We need to campaign for a genuinely free media that is neither under big business control nor state control. In a socialist society the means of communication, publicly owned, should be open for everyone - with their parameters discussed and decided democratically, involving the widest possible number of people.
We cannot manage that before 8 June but why not take a few moments to let the BBC, supported by our licence fees, know how you feel about its bias. The complaints process is tedious and designed to put you off. The Socialist Party will post a model complaint on our website for use taking up specific examples of bias that can be used to assist online or phone complaints. Here are the details:
- Phone: 03700 100 222 (charged as 01/02 geographic numbers)
- Visit: bbc.co.uk/complaints/complain-online
- Subscribe to a newspaper which is 100% behind the working class: the Socialist
Anti-working class, billionaire press barons
- The Sun, Times, Sunday Times: Murdoch's News International. Multi-billionaire Rupert Murdoch (Forbes says $12.1bn) led the attack on the print unions in Britain and strongly supported Thatcher's war on the miners
- The Telegraph: The billionaire Barclay brothers (£7.2 billion according to this year's Sunday Times Rich List) bought the Daily Telegraph, Sunday Telegraph and Spectator in June 2004 for £665 million
- Trinity Mirror: Encompasses five national and over 160 regional newspapers, plus over 500 digital products. Six large investment companies own a majority of TM's shares.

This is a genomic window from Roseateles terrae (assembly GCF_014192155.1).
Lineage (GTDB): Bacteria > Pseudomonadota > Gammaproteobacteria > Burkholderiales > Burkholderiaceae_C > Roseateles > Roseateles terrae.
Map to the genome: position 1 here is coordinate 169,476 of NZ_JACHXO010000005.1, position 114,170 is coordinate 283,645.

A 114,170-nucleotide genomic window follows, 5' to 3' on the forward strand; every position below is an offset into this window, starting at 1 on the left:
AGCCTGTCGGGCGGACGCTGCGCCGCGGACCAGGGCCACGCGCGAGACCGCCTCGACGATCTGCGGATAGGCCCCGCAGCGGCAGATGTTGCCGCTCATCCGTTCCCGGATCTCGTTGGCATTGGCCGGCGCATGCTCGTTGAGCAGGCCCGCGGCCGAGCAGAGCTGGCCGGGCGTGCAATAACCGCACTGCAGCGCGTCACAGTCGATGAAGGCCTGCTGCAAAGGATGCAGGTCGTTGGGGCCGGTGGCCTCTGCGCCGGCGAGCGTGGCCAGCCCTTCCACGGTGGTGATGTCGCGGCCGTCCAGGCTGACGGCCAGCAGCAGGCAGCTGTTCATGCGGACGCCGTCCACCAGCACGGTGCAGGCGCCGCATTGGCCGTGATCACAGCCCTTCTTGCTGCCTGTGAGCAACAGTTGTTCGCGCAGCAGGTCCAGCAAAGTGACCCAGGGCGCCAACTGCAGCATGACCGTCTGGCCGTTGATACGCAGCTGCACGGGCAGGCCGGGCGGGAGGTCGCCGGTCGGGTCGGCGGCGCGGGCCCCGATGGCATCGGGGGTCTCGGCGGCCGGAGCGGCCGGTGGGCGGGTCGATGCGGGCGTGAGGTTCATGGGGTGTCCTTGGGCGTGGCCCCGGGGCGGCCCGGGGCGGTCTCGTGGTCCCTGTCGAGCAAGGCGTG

- Express newspapers: Owned by billionaire Richard Desmond
- Daily Mail: Owner Viscount Rothermere has wealth of £930 million. He also owns regional newspapers
Complain to the BBC about bias in the 2017 general election
Phone: 03700 100 222
03700 100 212 (textphone)
Both the above numbers are 24 hours, charged as 01/02 geographic numbers
You can submit an online form to the BBC at this link: https://ssl.bbc.co.uk/complaints/forms/?lang=en&reset=&uid=629390033
A model complaint text has been drafted if you choose to use it:
I am writing to complain about the [XXX programme] on [XXX channel] at [XXX time on XXX date] which failed to (select one or add your own):
- Provide any serious analysis of the manifesto policies proposed by Jeremy Corbyn
- Allow any serious debate by limiting participation to right-wing journalists and politicians
- Question the representative of the Conservative Party on the likely or existing impact of their policies.
This is part of a general trend within the BBC which has clearly adopted an anti-Corbyn and pro-Tory position from the start of the election. The BBC is denying any serious debate on the issues and policies before us in this election. The BBC works, in the main, within a general and limited framework; which is to accept that austerity is a necessity and to deny the trade unions, working class and young people a voice to challenge that idea. This means that millions of licence payers who support Jeremy Corbyn's manifesto pledges are not represented.
Some useful Twitter handles for tweeting about instances of pro-Tory, anti-Corbyn bias
@BBCNews (for news programmes)
@BBCr4today (Monday to Saturday mornings 6-9am)
@bbcquestiontime and #bbcqt (Thursday night panel debate in which audience members who challenge austerity are generally silenced sharpish)
@bbclaurak (BBC political editor)
@MarrShow (Andrew Marr's Sunday morning news programme)
@EvanHD (presenter on Radio 4 Today programme and Newsnight, previously worked for Thatcher as an architect of the poll tax)
@BBCNewsnight (Monday to Friday BBC 2 news and analysis programme)
@iankatz1000 (editor of Newsnight, paid £151,600 according to the BBC website)
@BBCAnyQuestions (Friday evening Radio 4 programme)